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ICC Note:

The Pope’s ambassador in Syria has regularly observed the suffering of Christians in Syria, noting that they are the most vulnerable demographic within the conflict. Nearly half of the Christian population has chosen to leave the country. Those who remain must navigate the difficult waters of a conflict with multiple armed groups and jihadist groups such as ISIS. Before the war, many Syrian Christians remember how they could practice their faith openly. Now their country is a safe haven for extremism. Five priests have been missing for over four years. No one knows which extremist group took them or what their fate is. What the end result will be no one knows, but Syrian Christians know that their future carries more risks than ever before.

 

10/19/2017 Syria (Crux Now) – Italian Cardinal Mario Zenari, the pope’s ambassador in Syria, avoids interviews: “Because of the work I do,” he says, and not without his reasons. Syria is in the midst of a civil war that began seven years ago, a conflict that’s been described as the greatest humanitarian catastrophe since World War II.

Technically the “Apostolic Nuncio,” he’s one of the few ambassadors left in a country in which the statistics of violence are appalling. The ongoing war in Syria has produced at least 400,000 dead, 5 million refugees, 6.3 million internally displaced people and untold numbers injured.

I reached out to Zenari in July, and finally had the opportunity to speak to him on September 22. The one-hour conversation took place in the Casa Santa Marta, the hotel within the Vatican grounds where Pope Francis resides. Zenari offered an analysis of the complex situation in Syria, including how Christians live and what the Church has done.

“If we talk about suffering, everyone is in the same boat. The suffering is transversal,” he said. “But Christians are the weakest link.”

Zenari arrived in Syria more than eight years ago to be papal representative. But he has been a member of the Holy See’s diplomatic corps for the past 37 years, including 18 years as nuncio to Ivory Coast and then Sri Lanka.

Just over a year ago, Francis surprised him by making him a cardinal: “A cardinal must be ready to give his life for the faith,” Zenari said. “Soon I thought that the cardinal’s red [vestment] will honor the blood of so many innocent children who have died in Syria.”

You were in Germany for the fall of the Berlin Wall, and then in Sri Lanka and in Ivory Coast during their respective civil wars. How did these experiences prepare you for what you’re living today in Syria?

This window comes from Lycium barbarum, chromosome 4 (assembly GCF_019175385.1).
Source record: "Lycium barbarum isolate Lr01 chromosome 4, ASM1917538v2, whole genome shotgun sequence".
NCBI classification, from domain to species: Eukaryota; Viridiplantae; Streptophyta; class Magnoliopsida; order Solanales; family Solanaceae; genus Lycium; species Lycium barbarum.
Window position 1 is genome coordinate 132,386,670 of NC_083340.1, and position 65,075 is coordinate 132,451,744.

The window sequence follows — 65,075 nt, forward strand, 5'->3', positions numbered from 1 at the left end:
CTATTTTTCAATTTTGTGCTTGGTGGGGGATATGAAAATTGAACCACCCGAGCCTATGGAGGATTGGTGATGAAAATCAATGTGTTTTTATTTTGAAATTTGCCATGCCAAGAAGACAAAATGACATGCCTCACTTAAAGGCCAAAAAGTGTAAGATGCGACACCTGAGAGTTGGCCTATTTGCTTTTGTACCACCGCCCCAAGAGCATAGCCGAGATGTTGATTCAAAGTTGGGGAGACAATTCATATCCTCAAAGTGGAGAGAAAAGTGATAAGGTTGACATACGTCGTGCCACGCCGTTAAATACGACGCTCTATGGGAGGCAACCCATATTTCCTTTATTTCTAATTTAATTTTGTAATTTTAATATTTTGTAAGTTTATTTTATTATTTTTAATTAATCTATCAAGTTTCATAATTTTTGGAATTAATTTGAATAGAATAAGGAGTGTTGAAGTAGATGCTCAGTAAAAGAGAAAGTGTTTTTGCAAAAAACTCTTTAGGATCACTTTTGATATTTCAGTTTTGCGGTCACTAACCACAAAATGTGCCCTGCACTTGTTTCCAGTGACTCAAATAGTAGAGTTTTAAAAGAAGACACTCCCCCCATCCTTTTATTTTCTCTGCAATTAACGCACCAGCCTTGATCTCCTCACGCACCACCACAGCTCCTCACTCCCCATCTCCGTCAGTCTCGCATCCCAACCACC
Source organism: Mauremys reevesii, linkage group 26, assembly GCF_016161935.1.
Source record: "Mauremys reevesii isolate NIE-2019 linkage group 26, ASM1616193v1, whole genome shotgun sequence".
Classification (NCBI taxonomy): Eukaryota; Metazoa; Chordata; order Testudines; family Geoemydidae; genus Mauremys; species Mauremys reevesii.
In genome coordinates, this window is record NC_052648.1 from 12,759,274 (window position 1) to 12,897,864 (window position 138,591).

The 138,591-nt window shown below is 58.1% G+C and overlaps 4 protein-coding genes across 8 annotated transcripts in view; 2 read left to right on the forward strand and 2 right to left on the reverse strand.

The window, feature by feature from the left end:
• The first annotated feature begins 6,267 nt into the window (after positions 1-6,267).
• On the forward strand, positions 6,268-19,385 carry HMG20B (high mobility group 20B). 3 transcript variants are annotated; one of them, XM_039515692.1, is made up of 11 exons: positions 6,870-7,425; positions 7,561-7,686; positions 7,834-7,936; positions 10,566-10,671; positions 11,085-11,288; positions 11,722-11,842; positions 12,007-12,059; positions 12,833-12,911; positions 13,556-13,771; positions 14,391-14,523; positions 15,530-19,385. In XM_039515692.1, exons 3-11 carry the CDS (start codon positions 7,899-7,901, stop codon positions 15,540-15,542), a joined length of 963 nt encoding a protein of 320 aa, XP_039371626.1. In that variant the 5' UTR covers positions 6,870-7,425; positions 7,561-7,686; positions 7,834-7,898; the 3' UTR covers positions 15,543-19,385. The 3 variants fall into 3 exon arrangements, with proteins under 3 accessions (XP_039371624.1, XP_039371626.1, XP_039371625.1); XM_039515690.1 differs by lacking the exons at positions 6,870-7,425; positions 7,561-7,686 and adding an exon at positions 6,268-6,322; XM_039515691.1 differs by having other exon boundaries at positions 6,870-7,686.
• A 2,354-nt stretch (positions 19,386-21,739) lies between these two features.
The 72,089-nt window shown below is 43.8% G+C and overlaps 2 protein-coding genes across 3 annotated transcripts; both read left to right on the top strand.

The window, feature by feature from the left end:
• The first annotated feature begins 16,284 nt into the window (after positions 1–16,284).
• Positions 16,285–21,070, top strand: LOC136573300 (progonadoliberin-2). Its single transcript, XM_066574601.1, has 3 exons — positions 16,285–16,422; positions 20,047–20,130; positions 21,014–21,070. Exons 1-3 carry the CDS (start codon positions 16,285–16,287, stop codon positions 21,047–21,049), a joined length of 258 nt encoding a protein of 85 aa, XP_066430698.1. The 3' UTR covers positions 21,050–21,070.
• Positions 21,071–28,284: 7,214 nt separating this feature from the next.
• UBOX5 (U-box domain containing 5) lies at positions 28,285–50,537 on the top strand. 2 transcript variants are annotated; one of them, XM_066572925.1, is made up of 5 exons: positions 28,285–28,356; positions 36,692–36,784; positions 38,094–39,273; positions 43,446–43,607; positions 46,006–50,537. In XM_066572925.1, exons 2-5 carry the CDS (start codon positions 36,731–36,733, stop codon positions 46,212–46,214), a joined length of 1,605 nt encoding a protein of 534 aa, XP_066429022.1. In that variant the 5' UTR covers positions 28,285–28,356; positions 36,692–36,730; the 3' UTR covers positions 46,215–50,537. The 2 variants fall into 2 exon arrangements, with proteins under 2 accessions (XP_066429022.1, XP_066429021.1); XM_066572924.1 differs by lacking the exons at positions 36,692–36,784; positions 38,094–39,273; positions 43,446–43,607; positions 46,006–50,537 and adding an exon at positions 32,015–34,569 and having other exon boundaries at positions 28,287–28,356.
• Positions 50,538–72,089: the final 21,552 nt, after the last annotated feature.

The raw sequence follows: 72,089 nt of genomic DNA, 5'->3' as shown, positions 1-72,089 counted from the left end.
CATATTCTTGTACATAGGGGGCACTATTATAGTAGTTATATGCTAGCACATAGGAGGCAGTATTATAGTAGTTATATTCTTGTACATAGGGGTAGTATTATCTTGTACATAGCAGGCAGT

Zenari: I always joke that I am a nuncio veteran of war, because I have been in countries in civil war for 18 years. But in other places, the conflict was limited. In Syria, from the beginning, I had the perception that the conflagration would extend to neighboring countries.

It ended up going very far, with the terrorist attacks in France, Germany, England … In the first two years, I was able to visit Syria. It is a beautiful country, a haven for archaeologists, with civilizations that go back 5,000 years before Christ.

The history of the Church is there, too, is it not?

Why is it that 1.6 billion people call themselves “Christians”? We could be called “Jesuits” or “Nazarethans” because of “Jesus,” but a few years after Jesus ascended to heaven according to the Acts of the Apostles (11,26) the disciples of the Lord were first called “Christians” in Antioch of Syria. There they gave us that name. Antioch, under the French protectorate, passed to Turkey. But it was in Syria.

And the Apostle St. Paul was in Syria too, right?

We all remember the “Way of Damascus,” where this young Saul, a fundamentalist, had the resplendent vision of the Lord. He became the apostle of the people at the gates of Damascus. And when the Lord says to Ananias, go to the street called “Straight,” an unbending road still preserved in Damascus. St. Paul walked there. Until the arrival of Islam in the year 636, Syria was all Christian. It gave six popes to the Church and four emperors.

And Jesus was born in Bethlehem on Christmas night, when the governor of Syria was Quirinus. Politically, Jesus was born in the Roman province of Syria. We cannot forget that.

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